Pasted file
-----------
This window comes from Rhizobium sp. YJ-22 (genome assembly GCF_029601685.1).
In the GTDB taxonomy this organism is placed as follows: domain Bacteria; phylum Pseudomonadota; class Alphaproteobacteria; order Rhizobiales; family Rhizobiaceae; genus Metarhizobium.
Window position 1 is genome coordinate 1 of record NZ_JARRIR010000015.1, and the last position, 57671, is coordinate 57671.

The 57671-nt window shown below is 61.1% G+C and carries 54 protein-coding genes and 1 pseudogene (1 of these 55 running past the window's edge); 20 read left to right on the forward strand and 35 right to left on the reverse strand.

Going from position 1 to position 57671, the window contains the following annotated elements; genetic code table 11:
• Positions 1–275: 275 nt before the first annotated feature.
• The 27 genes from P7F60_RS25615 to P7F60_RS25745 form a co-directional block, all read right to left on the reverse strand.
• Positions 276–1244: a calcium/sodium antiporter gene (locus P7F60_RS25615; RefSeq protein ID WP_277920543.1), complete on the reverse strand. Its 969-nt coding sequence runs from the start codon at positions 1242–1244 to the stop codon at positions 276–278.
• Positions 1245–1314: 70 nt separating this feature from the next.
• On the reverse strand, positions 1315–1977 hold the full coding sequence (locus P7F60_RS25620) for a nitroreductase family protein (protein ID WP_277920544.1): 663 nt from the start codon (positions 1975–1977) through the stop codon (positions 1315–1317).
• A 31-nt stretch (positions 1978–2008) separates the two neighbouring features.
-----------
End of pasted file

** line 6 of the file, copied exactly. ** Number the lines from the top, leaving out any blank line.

• Positions 1–275: 275 nt before the first annotated feature.